Archive | June, 2013

Fort Edwards Family Day

Each year we go to the Fort Edwards Foundation Family Frontier Day in Capon Bridge, West Virginia.  Fort Edwards was an actual Fort manned by George Washington’s Virginia regiment.  I can’t say enough praise about the quality of this event.  This children always have fun while gleaning lots of information about this area’s and this nation’s past.  Here are just a few of the docents and presenters from the day.

Tape Maker - Making Woven tapes on Her Small Weaving Loom

Tape Maker – Making Woven tapes on Her Small Weaving Loom

The Tape Weaver explained the origins of the phrase “bureaucratic red tape.”  Colonial documents were sealed with a crimson red tape, and you could tell if the seal had been broken.  The red tape became associated with government business.

Lovely Ladies in Period Dress were in Attendance

Lovely Ladies in Period Dress were in Attendance


Docent Providing Instruction on Bayonets

Docent Providing Instruction on Bayonets

“Soldiers” in authentic reproduction garb dedicated hours of time to teaching participants about the history, weapons, clothing, and military strategy used in protecting the Fort.


Two Reenactors Pose in Front the Fort's Colonial Garden

Two Reenactors Pose in Front the Fort’s Colonial Garden


Spinning Lessons

Spinning Lessons


Seamstress at Work

Seamstress at Work


Kentucky Long Rifle Demonstration

Kentucky Long Rifle Demonstration

Colonial Furniture Making Instruction

Colonial Furniture Making Instruction

We hope to see you there next year!

Permaculture Garden Progress and Projects

It’s so fun to see progress in the garden.  Last month, I posted a photograph of our permaculture garden. 

That was then:


This is now:

june permie garden


It is amazing to compare and see how the garden has taken off in the last month.  We have enjoyed its bounty already, having harvested lettuce, cilantro, broccoli, onions, basil, and a few fava beans.  I also harvested an abundance of rose petals for the rose petal jelly.  Very soon we will have green beans, tomatoes, Napa cabbage, cucumbers  and peppers. 

Here is the progress of the hoop houses.  In the first we have established herbs that we harvest throughout the four seasons: lemon thyme, rosemary, sage, mint and oregano.  In their protected enclosure these herbs are available even in the coldest months of the year.  In this hoop house we have pole beans growing on the rear right side and cucumbers on the rear left.  On the front right you can see a raised bed that has been planted with melons that have yet to emerge, and on the left, you can see one of our son’s small garden which provides quite a bit of food for such a small space.  We have already had turnips, chard and beets from his small patch.

herb hoop house


In both hoop houses I have planted assorted gladioli bulbs.  I love having cut flowers in the house and these are some of my favorites.  The down side is that in this 6b agricultural zone, they would have to be dug up each fall and replanted.  By growing them in the hoop houses, I don’t have to dig them up and still can enjoy their flowers.  The other nice thing is that while we had chickens in the hoop house for seven weeks, they did not touch or eat the gladioli.  You can see them standing in the rear of this otherwise empty hoop house.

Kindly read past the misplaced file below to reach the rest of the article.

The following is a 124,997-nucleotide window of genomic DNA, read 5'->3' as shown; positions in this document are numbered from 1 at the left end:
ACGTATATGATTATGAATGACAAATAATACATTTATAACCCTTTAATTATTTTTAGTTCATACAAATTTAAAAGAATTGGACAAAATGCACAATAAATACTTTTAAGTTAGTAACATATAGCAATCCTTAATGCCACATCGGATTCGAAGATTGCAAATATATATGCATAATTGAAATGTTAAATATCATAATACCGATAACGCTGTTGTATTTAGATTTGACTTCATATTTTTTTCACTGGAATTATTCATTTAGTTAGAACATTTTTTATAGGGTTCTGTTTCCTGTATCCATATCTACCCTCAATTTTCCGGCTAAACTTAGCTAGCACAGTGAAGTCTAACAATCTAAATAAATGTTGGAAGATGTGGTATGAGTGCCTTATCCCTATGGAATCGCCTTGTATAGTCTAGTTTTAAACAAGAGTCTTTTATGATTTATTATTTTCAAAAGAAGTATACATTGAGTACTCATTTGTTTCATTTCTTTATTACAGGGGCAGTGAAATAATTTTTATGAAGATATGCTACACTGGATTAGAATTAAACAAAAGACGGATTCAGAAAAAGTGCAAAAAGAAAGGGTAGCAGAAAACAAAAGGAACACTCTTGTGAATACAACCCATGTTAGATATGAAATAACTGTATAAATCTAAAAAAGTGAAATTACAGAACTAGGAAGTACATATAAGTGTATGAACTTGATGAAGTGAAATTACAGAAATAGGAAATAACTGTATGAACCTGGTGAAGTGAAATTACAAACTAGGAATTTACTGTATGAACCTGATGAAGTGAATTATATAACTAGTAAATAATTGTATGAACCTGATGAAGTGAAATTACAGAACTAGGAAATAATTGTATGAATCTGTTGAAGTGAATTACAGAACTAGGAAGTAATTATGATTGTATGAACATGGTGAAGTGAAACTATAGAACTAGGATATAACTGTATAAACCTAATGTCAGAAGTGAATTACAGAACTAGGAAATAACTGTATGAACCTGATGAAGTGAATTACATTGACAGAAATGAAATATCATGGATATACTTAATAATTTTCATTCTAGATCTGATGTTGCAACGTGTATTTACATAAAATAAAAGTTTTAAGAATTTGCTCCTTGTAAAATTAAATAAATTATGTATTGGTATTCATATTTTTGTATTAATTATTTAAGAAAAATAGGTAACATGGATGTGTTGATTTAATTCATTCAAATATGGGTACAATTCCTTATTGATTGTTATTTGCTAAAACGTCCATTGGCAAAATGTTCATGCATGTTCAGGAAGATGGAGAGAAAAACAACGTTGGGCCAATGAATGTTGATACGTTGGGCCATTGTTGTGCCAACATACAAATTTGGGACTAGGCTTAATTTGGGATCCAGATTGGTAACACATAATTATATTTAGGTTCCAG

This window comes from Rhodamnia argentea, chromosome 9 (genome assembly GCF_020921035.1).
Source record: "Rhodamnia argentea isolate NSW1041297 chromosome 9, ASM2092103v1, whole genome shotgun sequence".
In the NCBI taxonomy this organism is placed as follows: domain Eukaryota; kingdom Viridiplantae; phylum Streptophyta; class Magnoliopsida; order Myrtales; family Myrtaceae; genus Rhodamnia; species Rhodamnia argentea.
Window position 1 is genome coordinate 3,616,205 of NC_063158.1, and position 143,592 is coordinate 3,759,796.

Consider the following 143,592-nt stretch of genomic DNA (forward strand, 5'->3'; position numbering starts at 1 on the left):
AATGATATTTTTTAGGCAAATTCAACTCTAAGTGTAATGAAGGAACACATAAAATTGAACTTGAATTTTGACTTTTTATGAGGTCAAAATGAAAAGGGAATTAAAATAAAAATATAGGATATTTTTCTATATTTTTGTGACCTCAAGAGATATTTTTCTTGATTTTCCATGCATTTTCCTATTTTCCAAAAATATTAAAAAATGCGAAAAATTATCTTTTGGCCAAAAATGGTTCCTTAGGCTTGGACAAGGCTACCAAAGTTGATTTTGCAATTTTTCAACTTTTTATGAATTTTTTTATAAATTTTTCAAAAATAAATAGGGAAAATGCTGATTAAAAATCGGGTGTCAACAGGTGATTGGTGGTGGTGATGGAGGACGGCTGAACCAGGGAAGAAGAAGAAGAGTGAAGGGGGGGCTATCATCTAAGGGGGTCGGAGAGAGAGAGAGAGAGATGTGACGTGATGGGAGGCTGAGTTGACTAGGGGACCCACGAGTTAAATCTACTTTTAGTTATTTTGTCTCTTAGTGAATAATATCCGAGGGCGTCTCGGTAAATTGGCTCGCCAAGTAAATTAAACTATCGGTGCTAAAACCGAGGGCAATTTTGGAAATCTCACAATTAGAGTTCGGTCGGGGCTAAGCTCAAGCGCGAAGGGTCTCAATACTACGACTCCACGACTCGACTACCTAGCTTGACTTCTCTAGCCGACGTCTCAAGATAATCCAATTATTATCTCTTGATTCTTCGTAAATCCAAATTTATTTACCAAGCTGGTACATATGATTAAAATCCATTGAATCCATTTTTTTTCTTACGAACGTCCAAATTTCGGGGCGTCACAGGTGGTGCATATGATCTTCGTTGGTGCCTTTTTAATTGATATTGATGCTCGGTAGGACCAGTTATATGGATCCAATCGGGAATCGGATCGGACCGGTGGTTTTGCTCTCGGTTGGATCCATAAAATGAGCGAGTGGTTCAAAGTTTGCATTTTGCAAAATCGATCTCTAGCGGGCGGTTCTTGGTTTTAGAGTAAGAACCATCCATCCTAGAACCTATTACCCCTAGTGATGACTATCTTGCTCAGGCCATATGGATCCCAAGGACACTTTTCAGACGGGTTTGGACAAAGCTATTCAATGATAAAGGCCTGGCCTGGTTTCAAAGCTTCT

empty hoop house

It is almost ready for planting.  The wheelbarrow on the right contains more compost to be worked into the soil.  The days have been so hot lately that doing manual labor in here was impossible.   The heat-loving plants such as cucumbers and melons have already been started in the conservatory, though, and are ready to move into their new home.

Finally, here is the row garden.  It is nearly 100 feet long and has three rows of black plastic with drip irrigation underneath.  Compost was incorporated into the soil as the rows were prepared, and you can see that the plants are thriving.  The row on the left was planted in only the last two weeks, while the rows on the right are just over a month old.  We have already harvested an assortment of summer squash and zucchini and have our eyes on some fine clusters of tomatoes that should be on the menu soon. 

june row garden


If you look at the posts surrounding the garden, you can just make out bird houses.  Some of these birdhouses are currently inhabited by Eastern Blue birds.  When we approach the garden, pairs of these little birds fly out of the garden where they have been searching for insects.  We can enjoy their help because we don’t use hazardous sprays on the plants.  It is an example of finding systems that complement instead of destroying.  As Eliot Coleman said:

     “We live in a world that has practiced violence for generations – violence to other creatures, violence to the planet, violence to ourselves.  Yet in our garden, where we nurtured a healthy soil-plant community, we see a model of a highly successful, non-violent system where we participate in gentle biological diplomacy rather than war.  The garden has more to teach us than just how to  grow food.”

While Eliot does not include animals in his statement above, in practice both he and we include them in our systems.  He describes his ducks that help weed his gardens.  Here at Meduseld, we include all our livestock, the pigs, sheep, etc., as well as chickens and birds in the cycles of farm production.

Video on GMO Debate

Jeremy Irons narrates this Seeds of Freedom Documentary regarding the GMO seed debate.  While most people consider the nutritional and potentially toxic effects of GMO use, this video points out that this is also about the freedom of small farmers world-wide to be independent, to not have to rely on purchasing seeds every year to feed themselves and their communities.   The control of seeds and the food supply is a political issue.  Vandana Shiva is interviewed as are members of British parliament and their government, and many more.